During the weekend, I wandered downtown for another Bloomington event: the Fourth Street Festival, an annual arts festival held every Labor Day Weekend. This particular festival reminds me of how far I have to go in life.

My apartment is filled with the typical trashy furniture and bad poster art you would expect from a college student. But at the festival, I discovered real art that I want on my wall, starting cheap ($50 for a photograph) and soaring to the expensive (thousands of dollars).

But even at the cheap end, this art is beyond my budget. I’m at a stage in which $50 is better spent on my electric bill or trips to the grocery store. But it was free to look and free to enjoy. My favorite items were the huge, hanging glass ornaments, so huge that even if I could casually drop a few hundred dollars for one, I wouldn’t have a place to put it in my apartment.

What’s particularly impressive about all of this is that this is only the first weekend of September. There is more to come, with the best coming the last weekend of the month.

Saturday, we can enjoy the first IU football game of the season. IU will be host to North Carolina State. Women’s soccer will also compete in two games next weekend.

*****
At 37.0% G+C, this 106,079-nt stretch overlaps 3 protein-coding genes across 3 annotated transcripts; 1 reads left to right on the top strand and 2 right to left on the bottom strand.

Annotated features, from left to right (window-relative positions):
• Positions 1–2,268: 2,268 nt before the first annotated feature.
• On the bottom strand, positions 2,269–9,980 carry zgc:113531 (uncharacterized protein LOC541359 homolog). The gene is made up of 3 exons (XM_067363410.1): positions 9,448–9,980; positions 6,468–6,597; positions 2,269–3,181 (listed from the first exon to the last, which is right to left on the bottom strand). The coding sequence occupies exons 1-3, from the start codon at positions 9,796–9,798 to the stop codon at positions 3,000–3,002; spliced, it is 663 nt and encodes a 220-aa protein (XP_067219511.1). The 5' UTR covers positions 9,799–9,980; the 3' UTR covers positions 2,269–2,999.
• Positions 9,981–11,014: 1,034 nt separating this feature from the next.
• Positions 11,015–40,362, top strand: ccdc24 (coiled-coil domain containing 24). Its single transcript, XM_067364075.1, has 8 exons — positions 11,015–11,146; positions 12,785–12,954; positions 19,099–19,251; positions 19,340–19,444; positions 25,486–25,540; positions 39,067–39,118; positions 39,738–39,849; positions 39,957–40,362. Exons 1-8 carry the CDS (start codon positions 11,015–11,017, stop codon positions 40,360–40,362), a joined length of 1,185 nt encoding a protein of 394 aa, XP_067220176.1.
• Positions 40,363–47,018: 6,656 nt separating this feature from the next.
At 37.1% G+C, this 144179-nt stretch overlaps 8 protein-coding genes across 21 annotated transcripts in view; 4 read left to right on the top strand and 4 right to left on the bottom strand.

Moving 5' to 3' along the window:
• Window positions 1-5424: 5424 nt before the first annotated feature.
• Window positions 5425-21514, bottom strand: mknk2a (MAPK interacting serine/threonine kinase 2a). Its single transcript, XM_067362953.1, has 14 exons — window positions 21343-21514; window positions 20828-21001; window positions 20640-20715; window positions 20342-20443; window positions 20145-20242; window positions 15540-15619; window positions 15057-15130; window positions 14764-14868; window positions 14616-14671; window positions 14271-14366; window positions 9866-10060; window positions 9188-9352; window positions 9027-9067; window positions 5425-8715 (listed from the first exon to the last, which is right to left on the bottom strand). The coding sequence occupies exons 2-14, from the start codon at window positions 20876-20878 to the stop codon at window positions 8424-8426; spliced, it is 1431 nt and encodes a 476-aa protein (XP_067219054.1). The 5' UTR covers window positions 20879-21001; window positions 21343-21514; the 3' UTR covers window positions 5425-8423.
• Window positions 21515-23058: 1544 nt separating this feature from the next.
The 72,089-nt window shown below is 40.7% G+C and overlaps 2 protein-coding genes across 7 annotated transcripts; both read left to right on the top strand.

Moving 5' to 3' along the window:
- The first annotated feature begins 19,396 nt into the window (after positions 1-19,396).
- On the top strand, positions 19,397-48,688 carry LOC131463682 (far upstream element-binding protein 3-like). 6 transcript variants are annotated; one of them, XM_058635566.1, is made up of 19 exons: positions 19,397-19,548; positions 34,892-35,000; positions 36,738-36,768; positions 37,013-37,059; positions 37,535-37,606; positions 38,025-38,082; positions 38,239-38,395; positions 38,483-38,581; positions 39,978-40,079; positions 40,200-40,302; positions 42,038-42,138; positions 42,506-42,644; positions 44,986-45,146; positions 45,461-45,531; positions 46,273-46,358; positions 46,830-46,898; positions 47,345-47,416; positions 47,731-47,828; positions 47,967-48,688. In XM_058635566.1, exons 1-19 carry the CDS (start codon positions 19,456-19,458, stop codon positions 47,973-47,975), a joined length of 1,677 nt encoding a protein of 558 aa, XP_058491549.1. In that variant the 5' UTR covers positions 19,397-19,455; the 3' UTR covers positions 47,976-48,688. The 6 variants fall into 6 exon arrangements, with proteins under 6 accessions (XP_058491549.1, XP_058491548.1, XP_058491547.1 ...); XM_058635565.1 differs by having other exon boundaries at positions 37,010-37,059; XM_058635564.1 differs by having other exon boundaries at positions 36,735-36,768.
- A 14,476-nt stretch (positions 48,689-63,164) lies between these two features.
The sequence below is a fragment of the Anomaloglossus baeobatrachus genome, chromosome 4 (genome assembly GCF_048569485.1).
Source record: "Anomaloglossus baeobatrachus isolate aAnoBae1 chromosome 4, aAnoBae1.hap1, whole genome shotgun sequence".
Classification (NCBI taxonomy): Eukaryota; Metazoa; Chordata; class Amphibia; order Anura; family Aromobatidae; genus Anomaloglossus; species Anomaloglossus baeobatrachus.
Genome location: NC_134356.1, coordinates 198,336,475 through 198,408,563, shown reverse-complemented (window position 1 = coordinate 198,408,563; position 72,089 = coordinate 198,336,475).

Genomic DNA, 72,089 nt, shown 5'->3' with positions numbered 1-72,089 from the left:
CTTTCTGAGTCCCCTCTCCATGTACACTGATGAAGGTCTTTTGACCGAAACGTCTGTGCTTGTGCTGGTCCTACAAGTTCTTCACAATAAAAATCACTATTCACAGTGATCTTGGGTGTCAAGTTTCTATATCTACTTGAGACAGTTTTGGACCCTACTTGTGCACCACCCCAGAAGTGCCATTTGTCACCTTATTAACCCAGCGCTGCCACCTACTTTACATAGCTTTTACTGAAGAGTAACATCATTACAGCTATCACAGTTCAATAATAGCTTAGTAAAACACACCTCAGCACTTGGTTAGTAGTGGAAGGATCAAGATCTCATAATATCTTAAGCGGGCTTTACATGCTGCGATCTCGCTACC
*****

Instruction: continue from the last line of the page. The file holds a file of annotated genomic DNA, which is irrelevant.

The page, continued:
The last weekend of the month will bring us the Lotus World Music and Arts Festival, arguably the best festival in Bloomington all year. This event is five days of musical performance by groups from around the world, capped on Friday and Saturday nights by live performances at seven stages around downtown. This is a great way to learn about bands from around the world, such as Wimme from Finland, Lila Downs from Mexico and Dhagha from India. This might not be the Backstreet Boys or Madonna, but you will appreciate the difference.

That brings me back to the beginning: my love-hate relationship with Bloomington. I hate the Midwestern heat and humidity. But the vibrant life that exists here makes this one awesome place to live. The trick is balancing the school books with the festivals, and that’s no easy feat.

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Homeowners’ complaints futile

Whine, whine, whine is the word of the day coming from local residents who live in the Garden Hill neighborhood, and although I sympathize with their complaints, they are clearly speaking out of turn.

It is my belief that when you move into a neighborhood, you take responsibility for knowing the pre-existing conditions of the neighborhood and therefore lose your right to complain about problems unless there is a significant change in the conditions.